I bought a couple of CDs as part of an Amazon orgy a little while ago … and while I like ’em fine, right now I’ve set them aside and am listening instead to a bunch of stuff I downloaded off Bandcamp.
(Have no fear, Charles Mingus. I’ll get back to you.)
Just in case you’re looking for cheap thrills too, here’s what’s playing.
Squinch Owl, On The Goddamn Radio: Squinch Owl is pretty much one person — a singer and multi-instrumentalist named Sofia Pocket — and this marvelously titled release features her walloping the banjo and performing solo on WTBU-FM in York, Maine.
Pocket’s voice is a big, bruised, moonshiney yowl that suits her material well.
However, somebody seems to have told the engineer at WTBU that Blossom Dearie was coming instead, because they set the levels for someone much quieter. Every time Pocket even remotely opens up, her voice distorts into something thick, molten and mostly unintelligible. (When she really gets going, both her voice and her banjo go thick and fuzzy around the edges.)
I actually think it works nicely. The effect is akin to routing the Mississippi River into a channel too small by half to hold it. The pain and devastation is redoubled as a result.
It also hearkens back to the great old days when blues and folk singers made records with one ropey microphone, in whatever room they could use for an hour, and acoustic finery was the most distant of considerations.
bobbito pickles, old ones: I clicked on this mainly because I liked the primitive cover art. Then I found it was lo-fi beats and loops from Edmonton (!) and I figured I’d never heard those before, and life is short.
These tracks are probably inspired by some beatmaster (J Dilla?) I’m not hip enough to be familiar with. Basically, they sound like chopped and channeled bits of mellow-gold love jams, driven sideways by loopy production techniques.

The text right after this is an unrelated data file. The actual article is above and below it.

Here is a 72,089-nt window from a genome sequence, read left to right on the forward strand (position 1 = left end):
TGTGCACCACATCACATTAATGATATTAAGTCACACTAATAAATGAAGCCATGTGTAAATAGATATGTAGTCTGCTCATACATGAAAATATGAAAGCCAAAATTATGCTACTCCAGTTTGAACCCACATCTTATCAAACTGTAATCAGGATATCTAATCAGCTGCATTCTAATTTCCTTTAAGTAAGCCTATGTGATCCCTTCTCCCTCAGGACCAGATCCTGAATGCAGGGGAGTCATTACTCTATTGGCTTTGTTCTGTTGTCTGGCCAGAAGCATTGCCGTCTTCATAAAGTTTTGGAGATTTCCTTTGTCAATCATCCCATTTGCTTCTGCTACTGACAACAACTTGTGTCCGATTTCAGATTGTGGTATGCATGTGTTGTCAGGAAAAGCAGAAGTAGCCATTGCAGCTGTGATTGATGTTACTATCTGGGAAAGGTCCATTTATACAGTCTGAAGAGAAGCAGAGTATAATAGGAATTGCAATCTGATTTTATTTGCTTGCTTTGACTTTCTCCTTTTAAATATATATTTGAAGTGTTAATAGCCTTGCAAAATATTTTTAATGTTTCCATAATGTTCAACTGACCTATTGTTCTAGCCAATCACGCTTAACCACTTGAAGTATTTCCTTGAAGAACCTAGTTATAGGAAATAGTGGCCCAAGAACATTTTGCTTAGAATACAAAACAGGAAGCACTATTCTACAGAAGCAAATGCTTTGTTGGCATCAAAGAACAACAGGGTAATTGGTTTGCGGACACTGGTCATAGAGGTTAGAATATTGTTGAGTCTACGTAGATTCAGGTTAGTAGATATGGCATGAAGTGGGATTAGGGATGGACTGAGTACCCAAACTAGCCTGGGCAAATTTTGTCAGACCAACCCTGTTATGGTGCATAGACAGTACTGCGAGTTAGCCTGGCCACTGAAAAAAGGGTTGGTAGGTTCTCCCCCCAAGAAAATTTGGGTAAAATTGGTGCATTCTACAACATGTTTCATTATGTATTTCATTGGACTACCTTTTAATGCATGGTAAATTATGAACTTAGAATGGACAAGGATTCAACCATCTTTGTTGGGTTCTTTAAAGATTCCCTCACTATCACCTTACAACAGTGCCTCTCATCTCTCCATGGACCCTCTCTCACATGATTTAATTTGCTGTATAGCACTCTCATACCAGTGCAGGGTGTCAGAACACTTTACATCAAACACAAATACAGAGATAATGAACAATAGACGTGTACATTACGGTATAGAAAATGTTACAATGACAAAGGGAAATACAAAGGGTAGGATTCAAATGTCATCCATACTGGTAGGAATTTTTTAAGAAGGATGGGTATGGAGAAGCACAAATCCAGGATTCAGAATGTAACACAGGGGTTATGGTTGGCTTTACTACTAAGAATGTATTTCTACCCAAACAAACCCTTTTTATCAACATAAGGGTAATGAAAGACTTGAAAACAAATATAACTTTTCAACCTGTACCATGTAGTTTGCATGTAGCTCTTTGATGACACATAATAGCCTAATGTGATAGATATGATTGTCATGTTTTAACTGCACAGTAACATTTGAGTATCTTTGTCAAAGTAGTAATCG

Senor Pickles provides us with 20 tracks totaling 29 minutes, which is pretty much the point at which his skips, scrapes and spasms start to get old … so everyone leaves happy, except maybe a bunch of copyright lawyers.
Under the label of the Homegrown Music Festival, you’ll find a whole bunch of Bandcamp releases created by the hipsters — DJs, musicians, indie label owners — who populate the Duluth scene, all offering a mix of their own favorite bands and tunes.
And then there’s this collection, compiled by Duluth mayor Don Ness (he’s no longer mayor; the collection dates to 2011.)
I love the idea of the mayor of a city acting as your guide to its music scene, and Ness was/is youthful enough that I believe he actually did listen to these bands.
Hizzoner apparently digs a “low-fi, folky vibe,” though that doesn’t stop him from including a Sly Stone cover that’s played nicely straight — not thrashed up or Chili Peppered out or anything stupid like that.
We’ll see if the rest is as tolerable.